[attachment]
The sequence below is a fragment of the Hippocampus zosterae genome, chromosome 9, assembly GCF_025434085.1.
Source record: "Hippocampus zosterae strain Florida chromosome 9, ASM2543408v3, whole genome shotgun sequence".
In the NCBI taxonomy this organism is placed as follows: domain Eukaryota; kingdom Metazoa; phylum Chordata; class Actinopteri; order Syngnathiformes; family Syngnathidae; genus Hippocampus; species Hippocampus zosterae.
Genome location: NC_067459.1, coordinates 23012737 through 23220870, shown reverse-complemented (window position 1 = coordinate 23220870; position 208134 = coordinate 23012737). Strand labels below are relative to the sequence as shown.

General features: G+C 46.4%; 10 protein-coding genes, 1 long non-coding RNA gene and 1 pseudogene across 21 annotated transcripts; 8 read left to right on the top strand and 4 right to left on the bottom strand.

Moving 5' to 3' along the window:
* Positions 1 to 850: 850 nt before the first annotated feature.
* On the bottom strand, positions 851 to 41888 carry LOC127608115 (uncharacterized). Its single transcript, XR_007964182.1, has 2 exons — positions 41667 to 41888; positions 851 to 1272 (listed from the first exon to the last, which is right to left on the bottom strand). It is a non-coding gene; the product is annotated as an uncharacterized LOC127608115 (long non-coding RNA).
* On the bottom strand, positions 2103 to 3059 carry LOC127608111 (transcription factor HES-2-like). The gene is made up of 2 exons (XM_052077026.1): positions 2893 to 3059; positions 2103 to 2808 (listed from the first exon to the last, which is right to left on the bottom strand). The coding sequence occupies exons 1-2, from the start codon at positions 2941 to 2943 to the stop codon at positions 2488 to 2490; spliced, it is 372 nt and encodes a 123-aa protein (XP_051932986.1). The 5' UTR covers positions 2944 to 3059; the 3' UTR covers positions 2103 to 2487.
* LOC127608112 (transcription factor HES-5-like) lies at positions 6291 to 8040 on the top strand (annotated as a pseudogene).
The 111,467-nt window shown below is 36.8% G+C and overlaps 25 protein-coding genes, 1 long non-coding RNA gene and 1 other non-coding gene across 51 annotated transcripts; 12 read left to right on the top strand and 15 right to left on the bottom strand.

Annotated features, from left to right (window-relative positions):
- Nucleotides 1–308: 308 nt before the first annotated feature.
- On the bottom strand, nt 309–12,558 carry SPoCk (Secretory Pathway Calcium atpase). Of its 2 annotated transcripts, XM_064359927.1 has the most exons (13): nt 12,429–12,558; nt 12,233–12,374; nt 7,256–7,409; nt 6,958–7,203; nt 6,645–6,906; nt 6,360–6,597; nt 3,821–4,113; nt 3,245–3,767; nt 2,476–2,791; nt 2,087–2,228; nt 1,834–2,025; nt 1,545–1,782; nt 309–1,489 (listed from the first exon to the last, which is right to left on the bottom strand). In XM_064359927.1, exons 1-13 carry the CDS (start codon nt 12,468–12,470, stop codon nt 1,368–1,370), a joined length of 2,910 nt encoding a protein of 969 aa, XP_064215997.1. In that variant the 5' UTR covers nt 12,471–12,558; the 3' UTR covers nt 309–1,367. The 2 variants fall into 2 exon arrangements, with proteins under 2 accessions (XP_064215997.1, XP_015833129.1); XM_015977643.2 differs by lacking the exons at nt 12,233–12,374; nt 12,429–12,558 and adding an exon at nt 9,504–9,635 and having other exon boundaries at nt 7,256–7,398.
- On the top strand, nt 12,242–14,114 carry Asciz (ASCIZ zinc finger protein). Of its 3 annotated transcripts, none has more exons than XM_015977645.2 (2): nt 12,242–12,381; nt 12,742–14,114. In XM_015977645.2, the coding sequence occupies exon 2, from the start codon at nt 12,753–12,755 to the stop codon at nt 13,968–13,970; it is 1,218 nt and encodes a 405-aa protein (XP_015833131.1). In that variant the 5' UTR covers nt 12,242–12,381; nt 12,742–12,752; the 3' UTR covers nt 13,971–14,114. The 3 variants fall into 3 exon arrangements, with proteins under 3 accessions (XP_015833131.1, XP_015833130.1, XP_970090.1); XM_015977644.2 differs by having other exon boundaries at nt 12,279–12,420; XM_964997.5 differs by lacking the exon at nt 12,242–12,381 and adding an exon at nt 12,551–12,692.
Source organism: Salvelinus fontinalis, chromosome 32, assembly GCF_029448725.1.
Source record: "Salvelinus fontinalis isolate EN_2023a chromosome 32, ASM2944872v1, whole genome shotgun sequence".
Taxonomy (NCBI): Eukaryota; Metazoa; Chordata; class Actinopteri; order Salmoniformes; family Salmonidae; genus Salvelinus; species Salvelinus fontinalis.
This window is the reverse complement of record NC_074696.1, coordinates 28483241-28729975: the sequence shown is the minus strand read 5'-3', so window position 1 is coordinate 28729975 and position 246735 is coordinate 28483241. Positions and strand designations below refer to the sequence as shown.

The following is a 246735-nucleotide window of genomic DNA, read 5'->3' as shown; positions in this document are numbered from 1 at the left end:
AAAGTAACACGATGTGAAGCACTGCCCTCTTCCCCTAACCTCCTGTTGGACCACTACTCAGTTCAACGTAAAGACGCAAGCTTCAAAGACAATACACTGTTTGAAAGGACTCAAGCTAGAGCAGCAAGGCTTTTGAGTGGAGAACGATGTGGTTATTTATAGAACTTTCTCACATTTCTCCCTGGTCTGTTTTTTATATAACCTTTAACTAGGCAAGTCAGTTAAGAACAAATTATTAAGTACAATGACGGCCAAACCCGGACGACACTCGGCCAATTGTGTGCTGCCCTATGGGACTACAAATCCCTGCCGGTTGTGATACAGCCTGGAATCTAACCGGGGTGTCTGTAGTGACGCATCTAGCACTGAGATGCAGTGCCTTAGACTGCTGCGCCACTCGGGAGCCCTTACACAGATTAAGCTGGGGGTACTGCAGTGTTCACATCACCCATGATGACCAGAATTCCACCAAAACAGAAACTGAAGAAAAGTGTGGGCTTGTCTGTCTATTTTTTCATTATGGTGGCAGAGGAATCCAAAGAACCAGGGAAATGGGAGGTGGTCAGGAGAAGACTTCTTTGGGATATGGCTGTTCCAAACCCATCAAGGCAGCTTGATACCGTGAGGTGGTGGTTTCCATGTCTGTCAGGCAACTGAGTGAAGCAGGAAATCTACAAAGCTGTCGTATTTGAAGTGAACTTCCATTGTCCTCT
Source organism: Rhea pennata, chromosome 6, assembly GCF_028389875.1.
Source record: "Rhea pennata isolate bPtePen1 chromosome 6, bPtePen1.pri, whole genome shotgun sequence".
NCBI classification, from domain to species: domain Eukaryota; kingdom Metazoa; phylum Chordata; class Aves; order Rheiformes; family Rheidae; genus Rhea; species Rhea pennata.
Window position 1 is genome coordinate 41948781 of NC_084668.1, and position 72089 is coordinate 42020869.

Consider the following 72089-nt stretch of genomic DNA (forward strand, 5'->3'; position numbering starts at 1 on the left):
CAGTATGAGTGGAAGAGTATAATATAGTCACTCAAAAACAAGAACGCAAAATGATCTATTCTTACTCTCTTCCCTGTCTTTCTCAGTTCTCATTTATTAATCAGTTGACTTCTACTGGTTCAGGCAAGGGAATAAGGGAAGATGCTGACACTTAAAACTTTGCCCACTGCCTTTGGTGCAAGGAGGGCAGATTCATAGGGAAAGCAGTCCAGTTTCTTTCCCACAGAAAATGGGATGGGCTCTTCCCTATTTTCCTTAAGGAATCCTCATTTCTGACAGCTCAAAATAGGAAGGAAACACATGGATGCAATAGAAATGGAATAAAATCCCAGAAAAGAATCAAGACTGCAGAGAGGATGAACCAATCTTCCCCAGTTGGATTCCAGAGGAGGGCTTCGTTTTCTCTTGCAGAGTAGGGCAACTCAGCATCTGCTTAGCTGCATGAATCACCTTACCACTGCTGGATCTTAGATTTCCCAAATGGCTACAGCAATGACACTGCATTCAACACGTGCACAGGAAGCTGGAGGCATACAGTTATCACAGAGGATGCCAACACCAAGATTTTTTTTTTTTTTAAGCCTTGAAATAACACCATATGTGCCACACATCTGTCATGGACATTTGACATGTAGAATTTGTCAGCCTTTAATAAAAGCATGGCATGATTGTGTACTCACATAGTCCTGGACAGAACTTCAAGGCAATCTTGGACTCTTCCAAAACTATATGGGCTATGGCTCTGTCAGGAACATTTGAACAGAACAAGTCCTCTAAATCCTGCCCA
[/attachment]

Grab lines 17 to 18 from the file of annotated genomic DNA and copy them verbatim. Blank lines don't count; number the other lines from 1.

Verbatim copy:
Source record: "Salvelinus fontinalis isolate EN_2023a chromosome 32, ASM2944872v1, whole genome shotgun sequence".
Taxonomy (NCBI): Eukaryota; Metazoa; Chordata; class Actinopteri; order Salmoniformes; family Salmonidae; genus Salvelinus; species Salvelinus fontinalis.